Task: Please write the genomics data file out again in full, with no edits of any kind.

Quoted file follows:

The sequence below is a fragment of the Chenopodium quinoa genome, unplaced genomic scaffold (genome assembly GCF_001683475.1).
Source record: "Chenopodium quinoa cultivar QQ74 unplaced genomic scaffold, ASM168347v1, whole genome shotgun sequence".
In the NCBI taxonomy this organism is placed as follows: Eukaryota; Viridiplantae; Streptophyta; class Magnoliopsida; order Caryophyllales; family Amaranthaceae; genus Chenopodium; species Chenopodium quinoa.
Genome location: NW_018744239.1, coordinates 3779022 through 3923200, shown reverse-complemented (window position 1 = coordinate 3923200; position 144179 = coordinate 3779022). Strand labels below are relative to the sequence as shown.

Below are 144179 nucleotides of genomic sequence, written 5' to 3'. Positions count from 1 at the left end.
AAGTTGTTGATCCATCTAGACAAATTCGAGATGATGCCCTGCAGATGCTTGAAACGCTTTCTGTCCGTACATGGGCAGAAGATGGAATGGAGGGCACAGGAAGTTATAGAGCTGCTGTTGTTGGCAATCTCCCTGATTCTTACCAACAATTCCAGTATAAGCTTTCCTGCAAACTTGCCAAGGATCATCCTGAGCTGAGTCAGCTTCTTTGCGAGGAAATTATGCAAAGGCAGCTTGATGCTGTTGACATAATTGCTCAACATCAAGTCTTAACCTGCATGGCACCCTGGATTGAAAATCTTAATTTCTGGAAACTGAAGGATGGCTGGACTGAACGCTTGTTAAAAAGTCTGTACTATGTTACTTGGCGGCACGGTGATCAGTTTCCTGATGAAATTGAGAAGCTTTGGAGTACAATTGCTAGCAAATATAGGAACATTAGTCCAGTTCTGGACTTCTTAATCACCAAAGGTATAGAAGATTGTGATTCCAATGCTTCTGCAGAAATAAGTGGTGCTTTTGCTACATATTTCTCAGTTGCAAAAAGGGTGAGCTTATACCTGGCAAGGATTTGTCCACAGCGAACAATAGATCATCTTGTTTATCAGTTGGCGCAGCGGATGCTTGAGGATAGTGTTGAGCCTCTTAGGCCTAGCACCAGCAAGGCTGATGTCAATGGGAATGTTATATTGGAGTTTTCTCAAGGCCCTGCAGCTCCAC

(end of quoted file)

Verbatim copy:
The sequence below is a fragment of the Chenopodium quinoa genome, unplaced genomic scaffold (genome assembly GCF_001683475.1).
Source record: "Chenopodium quinoa cultivar QQ74 unplaced genomic scaffold, ASM168347v1, whole genome shotgun sequence".
In the NCBI taxonomy this organism is placed as follows: Eukaryota; Viridiplantae; Streptophyta; class Magnoliopsida; order Caryophyllales; family Amaranthaceae; genus Chenopodium; species Chenopodium quinoa.
Genome location: NW_018744239.1, coordinates 3779022 through 3923200, shown reverse-complemented (window position 1 = coordinate 3923200; position 144179 = coordinate 3779022). Strand labels below are relative to the sequence as shown.

Below are 144179 nucleotides of genomic sequence, written 5' to 3'. Positions count from 1 at the left end.
AAGTTGTTGATCCATCTAGACAAATTCGAGATGATGCCCTGCAGATGCTTGAAACGCTTTCTGTCCGTACATGGGCAGAAGATGGAATGGAGGGCACAGGAAGTTATAGAGCTGCTGTTGTTGGCAATCTCCCTGATTCTTACCAACAATTCCAGTATAAGCTTTCCTGCAAACTTGCCAAGGATCATCCTGAGCTGAGTCAGCTTCTTTGCGAGGAAATTATGCAAAGGCAGCTTGATGCTGTTGACATAATTGCTCAACATCAAGTCTTAACCTGCATGGCACCCTGGATTGAAAATCTTAATTTCTGGAAACTGAAGGATGGCTGGACTGAACGCTTGTTAAAAAGTCTGTACTATGTTACTTGGCGGCACGGTGATCAGTTTCCTGATGAAATTGAGAAGCTTTGGAGTACAATTGCTAGCAAATATAGGAACATTAGTCCAGTTCTGGACTTCTTAATCACCAAAGGTATAGAAGATTGTGATTCCAATGCTTCTGCAGAAATAAGTGGTGCTTTTGCTACATATTTCTCAGTTGCAAAAAGGGTGAGCTTATACCTGGCAAGGATTTGTCCACAGCGAACAATAGATCATCTTGTTTATCAGTTGGCGCAGCGGATGCTTGAGGATAGTGTTGAGCCTCTTAGGCCTAGCACCAGCAAGGCTGATGTCAATGGGAATGTTATATTGGAGTTTTCTCAAGGCCCTGCAGCTCCAC